In terms of performance, the HTC One M8 is very fast, with its quad core-processor rendering images and content with speed. Switching between apps is super fluid and I experienced zero-lag when switching between videos, to sending Twitter messages, to loading Google Music, checking email, etc. At this point there shouldn’t be any performance hiccups when using a high end smartphone and the M8 delivers. The user interface is also pleasantly flat. While i was nervous the Sense UI would get in the way of me being able to use the phone without silly quirks or ugly menus, it was actually not an issue what so ever. I usually hate non-vanilla Android experiences because of manufacturer user interfaces (i.e. the way menus and features look in Samsung Galaxy phone–which uses the Touch Wiz UI). The M8’s interface felt and worked very close to a stock Android experience (like one you would find on a Nexus phone), so I was happy. Not surprisingly there is a suite of Verizon apps preloaded on the VZW version of the device–which you cannot remove. But to Verizon’s credit some of them are actually very useful (like Verizon Messenger). If you decide not to use these apps and turn off their notifications, they fade to the background and become an after thought.
You can’t talk about the M8 without mentioning the incredible sound and speakers. The HTC One has, by far, the best sound of any other smartphone on the market. Audio is clear and loud when playing music or watching videos, the call quality is crisp and you have a bevy of volume choices. In addition, HTC’s BoomSound audio feature actually works and makes music sound better. It makes everything sound rich and more alive. Lastly, the battery life will definitely vary depending on your usage. I would recommend using the power save features. If you’re a heavy user like myself, constantly sending messages and checking phone apps, you’ll want to invest in a portable battery bank. After using the phone off and on from 9 am – 6 pm, my battery was down to around 25%. Not bad for a typical work day. But if you’re going out for drinks or hanging out for another hour or so, you’re definitely hitting the danger zone. With the available Power Save options, along with easy tweaks (like turning off GPS or Wi-Fi if you’re not using it), the phone will make it through. I was irritated however that while the battery can support Quick Charge 2.0, the included charger is only 1.5 amps–which means you won’t get to take advantage of fast charging speeds. It took over an hour to get my phone from 10% to 100%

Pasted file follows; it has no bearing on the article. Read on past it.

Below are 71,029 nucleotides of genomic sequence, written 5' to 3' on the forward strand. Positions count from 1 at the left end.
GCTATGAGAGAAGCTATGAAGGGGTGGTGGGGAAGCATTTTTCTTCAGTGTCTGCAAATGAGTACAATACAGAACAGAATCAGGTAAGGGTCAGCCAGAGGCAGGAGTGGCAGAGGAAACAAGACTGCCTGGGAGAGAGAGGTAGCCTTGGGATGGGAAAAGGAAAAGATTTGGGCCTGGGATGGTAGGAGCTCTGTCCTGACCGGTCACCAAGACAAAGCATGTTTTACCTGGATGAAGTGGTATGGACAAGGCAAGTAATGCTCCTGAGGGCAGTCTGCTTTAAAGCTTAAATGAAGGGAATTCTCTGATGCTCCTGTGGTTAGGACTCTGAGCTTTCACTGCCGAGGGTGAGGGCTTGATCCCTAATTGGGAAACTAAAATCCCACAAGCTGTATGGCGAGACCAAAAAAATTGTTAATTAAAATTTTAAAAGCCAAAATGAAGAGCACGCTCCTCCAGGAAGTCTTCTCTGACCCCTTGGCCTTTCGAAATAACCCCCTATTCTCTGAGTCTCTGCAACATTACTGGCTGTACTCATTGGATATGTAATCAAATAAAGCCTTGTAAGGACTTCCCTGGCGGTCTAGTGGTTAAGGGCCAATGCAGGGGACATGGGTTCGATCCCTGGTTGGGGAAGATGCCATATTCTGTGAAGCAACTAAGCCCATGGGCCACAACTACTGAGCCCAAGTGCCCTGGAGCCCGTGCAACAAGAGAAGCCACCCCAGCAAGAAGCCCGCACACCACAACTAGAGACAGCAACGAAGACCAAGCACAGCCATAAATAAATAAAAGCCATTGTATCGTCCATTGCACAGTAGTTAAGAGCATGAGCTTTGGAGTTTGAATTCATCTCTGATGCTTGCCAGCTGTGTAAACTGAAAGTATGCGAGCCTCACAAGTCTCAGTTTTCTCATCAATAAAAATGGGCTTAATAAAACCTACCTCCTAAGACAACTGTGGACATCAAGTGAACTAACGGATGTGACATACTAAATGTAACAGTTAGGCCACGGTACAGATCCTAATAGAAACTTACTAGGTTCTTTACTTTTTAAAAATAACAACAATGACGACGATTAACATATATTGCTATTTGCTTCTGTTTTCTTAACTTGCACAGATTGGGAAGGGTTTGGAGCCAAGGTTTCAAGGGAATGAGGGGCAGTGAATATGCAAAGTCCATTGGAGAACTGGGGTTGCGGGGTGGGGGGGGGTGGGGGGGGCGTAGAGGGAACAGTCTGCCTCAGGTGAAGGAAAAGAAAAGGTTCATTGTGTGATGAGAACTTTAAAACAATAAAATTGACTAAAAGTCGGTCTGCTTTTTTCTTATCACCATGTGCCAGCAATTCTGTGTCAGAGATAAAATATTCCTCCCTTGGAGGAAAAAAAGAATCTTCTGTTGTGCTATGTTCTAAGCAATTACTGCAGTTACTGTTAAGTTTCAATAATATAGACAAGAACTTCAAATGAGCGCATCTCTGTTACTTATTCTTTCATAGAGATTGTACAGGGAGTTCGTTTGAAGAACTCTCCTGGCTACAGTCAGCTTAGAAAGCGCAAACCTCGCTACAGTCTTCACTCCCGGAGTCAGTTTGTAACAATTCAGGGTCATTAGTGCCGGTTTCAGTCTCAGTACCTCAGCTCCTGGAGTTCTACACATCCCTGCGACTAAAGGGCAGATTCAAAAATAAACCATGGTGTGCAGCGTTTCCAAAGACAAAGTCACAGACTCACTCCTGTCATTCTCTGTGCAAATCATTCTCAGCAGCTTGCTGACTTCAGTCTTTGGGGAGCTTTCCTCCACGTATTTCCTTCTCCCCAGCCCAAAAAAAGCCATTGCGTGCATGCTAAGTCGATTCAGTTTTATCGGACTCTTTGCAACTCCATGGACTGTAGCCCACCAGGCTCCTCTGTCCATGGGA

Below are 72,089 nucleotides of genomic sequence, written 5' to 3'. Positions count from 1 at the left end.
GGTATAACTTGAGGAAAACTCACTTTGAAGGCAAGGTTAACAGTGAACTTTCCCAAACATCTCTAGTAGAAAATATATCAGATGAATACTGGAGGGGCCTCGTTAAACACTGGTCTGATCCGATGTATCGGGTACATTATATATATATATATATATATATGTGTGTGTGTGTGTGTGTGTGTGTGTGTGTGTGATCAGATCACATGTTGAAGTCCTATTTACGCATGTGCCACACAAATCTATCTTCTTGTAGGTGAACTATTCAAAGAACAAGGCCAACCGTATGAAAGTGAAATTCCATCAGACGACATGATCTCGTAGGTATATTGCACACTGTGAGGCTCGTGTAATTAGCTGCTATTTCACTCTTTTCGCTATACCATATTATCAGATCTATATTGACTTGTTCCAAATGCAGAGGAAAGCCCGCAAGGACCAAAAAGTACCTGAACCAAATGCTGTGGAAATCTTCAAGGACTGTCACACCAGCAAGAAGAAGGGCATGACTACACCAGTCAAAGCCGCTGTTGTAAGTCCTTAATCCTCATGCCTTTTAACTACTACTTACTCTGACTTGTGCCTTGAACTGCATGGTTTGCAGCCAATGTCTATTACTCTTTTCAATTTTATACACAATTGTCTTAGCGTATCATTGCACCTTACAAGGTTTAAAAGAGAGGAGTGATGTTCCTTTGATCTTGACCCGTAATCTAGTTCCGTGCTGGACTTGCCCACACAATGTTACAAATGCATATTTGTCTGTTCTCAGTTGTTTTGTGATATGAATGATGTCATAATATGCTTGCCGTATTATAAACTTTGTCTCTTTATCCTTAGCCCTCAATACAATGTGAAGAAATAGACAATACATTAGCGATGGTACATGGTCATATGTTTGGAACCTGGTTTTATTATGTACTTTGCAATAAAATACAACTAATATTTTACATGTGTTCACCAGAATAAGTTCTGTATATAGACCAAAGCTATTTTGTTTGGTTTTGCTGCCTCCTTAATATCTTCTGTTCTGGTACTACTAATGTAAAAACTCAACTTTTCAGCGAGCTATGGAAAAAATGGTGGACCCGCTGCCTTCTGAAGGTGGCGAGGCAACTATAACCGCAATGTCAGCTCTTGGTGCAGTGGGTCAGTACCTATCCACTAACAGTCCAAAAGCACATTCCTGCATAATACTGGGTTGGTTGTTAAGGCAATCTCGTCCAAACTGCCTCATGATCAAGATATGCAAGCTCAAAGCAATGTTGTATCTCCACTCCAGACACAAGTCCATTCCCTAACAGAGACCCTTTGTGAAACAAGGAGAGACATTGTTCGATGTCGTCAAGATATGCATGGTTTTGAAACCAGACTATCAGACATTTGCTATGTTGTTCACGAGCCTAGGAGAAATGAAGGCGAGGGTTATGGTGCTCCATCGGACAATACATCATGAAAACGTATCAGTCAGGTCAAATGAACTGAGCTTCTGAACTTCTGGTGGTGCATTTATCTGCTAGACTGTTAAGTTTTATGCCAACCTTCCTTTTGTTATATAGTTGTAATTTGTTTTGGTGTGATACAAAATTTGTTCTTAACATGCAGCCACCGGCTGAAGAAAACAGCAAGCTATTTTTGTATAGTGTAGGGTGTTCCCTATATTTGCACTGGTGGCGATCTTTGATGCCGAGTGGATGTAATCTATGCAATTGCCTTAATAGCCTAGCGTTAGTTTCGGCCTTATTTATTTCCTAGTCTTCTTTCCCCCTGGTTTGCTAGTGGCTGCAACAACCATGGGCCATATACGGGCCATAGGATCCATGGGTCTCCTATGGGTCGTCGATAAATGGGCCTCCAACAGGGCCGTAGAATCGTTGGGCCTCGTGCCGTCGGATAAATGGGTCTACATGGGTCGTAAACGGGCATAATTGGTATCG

The added “convenience features” of the M8 give it a leg up over other phones in its class. In instances where you only have one hand free, the Motion Launch gesture controls come in handy. I often use the double tap gesture or swipe left to wake the screen if I just want to check the time. The phone has an understanding of spacial awareness as well due to its internal gyroscope. For instance, you can set it so that it rings louder if it “senses” its in your pocket or purse. You can even have it answer calls automatically if you raise the phone to your ear when you get an incoming call.
All in all the HTC One M8 is a great device and definitely worth the $199.99 (with 2 year agreement) that most carriers are selling it for. On Verizon they even have a buy one, get one free program where with the purchase of an M8 you can either get another M8, a Galaxy S5, or a Samsung ATIV for free. It remains to be seen how it will fare against the Galaxy S5. I’ll continue testing and release an update post next week. In the meantime with impeccable looks, speed, and ease of use I definitely recommend the HTC One M8 for those looking for a new Android phone, and those looking for a great alternative to iPhone. Will you purchase the M8? Do you think its a better buy than the iPhone 5s? Let me know in the comments below!